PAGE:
Flashback: U.S. admits more Muslim immigrants in 5 years than entire Muslim population of Belgium

· November 25, 2015  
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Citizenship candidates wait for a naturalization ceremony to begin in New York, NY, on July 2, 2013. U.S. Citizenship and Immigration Services (USCIS) conducted three naturalization ceremonies for 450 people today in Manhattan ahead of the July 4th holiday. Anthony Behar | Sipa USA/ AP Photo

This piece was originally posted during the aftermath of the Paris attacks last November. Today’s attacks in Brussels underscore that the front line in the war on terror begins with border security and reforming our suicidal immigration policies so that we do not follow in the footsteps of Europe.

As we ominously watch European cities like Brussels and Paris beleaguered by a growing population of homegrown radical Islamists, we must ask what our government is doing to prevent the United States from following the same trajectory. As noted a number of times, our immigration from countries infected with radical Islam has doubled in recent years, totaling over 1.6 million from 2001-2013.

According to a new analysis from the Senate Subcommittee on Immigration and the National Interest, chaired by Sen. Jeff Sessions (R-AL), this trajectory has grown sharply just over the five most recent years. Counting all of the green cards issued to foreign nationals of predominantly Muslim countries between FY 2009 and FY 2013 alone, the subcommittee found that 680,000 individuals have been granted legal permanent residence in America. That is a larger number than the population of our nation’s capital.

This coincides with census data analyzed by the Center for Immigration Studies, which estimates a 415,784 net increase in the population of nationals from predominantly Muslim countries living in the U.S from 2010-2014. If net population growth, which is mitigated by deaths and emigration grew by that much, it makes sense that the initial migration numbers have been much higher. One could only imagine what the numbers would be had Marco Rubio gotten his way and successfully passed the Gang of 8 immigration bill.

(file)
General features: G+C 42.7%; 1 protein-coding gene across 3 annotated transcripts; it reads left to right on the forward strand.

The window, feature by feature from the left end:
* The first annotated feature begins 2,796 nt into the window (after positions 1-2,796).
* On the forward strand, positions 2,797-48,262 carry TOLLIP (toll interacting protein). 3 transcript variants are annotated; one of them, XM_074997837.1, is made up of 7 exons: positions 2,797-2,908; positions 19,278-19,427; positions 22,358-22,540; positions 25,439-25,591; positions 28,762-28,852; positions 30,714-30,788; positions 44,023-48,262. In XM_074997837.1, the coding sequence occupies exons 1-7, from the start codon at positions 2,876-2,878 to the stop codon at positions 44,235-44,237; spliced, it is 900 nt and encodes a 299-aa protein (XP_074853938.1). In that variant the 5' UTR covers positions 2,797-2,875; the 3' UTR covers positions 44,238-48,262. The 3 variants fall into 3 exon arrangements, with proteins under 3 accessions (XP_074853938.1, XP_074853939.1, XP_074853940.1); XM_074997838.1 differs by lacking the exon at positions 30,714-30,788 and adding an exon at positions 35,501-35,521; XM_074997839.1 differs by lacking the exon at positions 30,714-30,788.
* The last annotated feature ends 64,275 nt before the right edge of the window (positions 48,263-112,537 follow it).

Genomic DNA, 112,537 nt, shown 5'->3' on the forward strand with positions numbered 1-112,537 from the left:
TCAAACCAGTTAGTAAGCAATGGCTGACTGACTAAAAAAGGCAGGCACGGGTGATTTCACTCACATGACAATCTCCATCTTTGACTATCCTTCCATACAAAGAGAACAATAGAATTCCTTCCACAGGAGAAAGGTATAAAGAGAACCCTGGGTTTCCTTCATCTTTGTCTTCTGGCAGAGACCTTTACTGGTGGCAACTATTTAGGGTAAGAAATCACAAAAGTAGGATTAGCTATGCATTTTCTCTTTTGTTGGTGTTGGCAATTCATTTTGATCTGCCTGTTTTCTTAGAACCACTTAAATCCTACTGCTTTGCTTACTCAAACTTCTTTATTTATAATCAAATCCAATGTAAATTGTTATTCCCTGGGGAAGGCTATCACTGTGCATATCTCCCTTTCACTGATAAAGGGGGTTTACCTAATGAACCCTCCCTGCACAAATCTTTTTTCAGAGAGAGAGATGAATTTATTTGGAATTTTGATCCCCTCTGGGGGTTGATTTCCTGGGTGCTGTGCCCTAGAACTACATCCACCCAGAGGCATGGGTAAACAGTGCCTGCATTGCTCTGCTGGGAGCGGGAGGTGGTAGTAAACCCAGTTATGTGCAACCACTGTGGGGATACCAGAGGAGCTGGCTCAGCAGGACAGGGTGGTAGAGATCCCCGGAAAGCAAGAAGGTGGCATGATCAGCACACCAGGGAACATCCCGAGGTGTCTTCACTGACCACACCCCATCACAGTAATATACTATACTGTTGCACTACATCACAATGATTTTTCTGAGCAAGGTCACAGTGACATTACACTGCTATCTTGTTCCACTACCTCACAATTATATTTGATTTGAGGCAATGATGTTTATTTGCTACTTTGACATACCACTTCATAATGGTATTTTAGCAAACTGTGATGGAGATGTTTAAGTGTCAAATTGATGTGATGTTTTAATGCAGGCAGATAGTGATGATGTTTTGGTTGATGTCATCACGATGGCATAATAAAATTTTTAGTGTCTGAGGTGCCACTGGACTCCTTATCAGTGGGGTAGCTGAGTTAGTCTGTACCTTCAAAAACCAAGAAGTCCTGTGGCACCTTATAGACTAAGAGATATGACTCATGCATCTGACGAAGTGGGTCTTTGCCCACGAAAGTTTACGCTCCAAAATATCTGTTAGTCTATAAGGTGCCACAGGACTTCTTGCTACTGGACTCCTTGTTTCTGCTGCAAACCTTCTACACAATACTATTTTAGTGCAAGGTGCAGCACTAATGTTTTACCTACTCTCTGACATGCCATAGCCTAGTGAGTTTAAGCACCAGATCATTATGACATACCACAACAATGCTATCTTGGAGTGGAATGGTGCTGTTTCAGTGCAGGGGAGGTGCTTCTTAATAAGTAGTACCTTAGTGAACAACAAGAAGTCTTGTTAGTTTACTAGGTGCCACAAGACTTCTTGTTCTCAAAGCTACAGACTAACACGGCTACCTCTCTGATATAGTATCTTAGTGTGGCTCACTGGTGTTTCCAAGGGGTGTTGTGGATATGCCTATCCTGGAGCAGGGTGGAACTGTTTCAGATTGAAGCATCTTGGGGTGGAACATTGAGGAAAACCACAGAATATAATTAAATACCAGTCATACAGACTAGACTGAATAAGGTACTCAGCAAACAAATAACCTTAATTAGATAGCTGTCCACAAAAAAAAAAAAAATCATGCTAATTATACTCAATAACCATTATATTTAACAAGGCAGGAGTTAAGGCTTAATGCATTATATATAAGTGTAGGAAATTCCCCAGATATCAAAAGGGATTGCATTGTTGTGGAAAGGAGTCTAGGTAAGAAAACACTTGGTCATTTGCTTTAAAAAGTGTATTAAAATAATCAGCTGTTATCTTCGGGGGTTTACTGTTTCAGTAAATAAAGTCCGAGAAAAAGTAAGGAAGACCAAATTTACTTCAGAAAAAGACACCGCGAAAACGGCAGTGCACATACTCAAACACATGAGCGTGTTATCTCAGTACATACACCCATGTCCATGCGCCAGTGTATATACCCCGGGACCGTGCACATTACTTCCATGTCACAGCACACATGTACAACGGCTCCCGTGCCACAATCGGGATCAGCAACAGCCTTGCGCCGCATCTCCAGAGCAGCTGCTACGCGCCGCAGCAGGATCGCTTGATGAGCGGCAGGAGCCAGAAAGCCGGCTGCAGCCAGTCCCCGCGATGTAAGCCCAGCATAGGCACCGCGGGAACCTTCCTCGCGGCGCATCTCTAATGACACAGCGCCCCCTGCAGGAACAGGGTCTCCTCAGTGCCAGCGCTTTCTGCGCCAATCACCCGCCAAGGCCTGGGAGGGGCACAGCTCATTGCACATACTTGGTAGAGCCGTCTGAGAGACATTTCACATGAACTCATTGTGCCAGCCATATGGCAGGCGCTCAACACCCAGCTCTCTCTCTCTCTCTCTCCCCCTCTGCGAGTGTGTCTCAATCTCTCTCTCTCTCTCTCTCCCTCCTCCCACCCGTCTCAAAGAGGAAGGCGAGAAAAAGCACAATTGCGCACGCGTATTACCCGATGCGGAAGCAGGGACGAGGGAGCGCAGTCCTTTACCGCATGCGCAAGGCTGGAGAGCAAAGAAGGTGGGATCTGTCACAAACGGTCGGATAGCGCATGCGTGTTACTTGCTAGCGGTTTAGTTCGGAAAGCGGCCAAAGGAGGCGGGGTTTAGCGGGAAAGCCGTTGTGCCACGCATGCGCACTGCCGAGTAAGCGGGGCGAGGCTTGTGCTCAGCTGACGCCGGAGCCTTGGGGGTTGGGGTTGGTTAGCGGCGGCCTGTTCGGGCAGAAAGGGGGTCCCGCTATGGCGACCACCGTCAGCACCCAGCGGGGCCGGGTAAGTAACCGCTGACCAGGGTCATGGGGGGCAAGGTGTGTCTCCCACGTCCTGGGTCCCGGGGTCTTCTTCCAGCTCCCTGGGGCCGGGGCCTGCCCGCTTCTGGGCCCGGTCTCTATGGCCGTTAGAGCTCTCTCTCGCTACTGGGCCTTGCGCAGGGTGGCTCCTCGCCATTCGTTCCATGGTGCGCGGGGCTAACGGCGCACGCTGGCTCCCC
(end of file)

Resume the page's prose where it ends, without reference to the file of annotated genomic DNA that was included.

In recent years, most estimates pegged annual Muslim immigration at roughly 100,000 per year, but this analysis suggests that the trend is growing to more than 10% of our annual intake. Remember, there is only an estimated 630,000 Muslims in the entire country of Belgium, and yet, they are in lockdown and have rampant problems of homegrown terror. We have admitted more Muslims to the U.S. in five years alone. And all indications point to the fact that the trend is growing every year because immigration from Muslim countries is the fastest growing of all parts of the world.

While the overall size of our country is obviously much larger than European countries, making the overall assimilation problems less impactful, the numbers still matter when calculating the percentage of those likely to become radicalized and the number of potential terrorists we are cultivating here at home.

Shouldn’t we focus first on assimilating those already here and counteracting the growing homegrown radicalization before we expand upon the already record-high baseline of immigration from countries that are so infected with Islamic supremacism?

The American people clearly get it. According to a new poll conducted by McLaughlin & Associates, 84% of Americans believe immigration from the Middle East is very or somewhat dangerous. These sentiments are shared by 75% of Democrats, 80% of Blacks, and 90% of Hispanics. The poll also found that just 25% of Americans and 38% of Democrats want to bring in Syrian refugees.

The question for Republican politicians next week as they debate the funding for refugees in the Omnibus bill is will they take yes for an answer from the American people.


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Author: Daniel Horowitz

Daniel Horowitz is a senior editor of Conservative Review. Follow him on Twitter @RMConservative.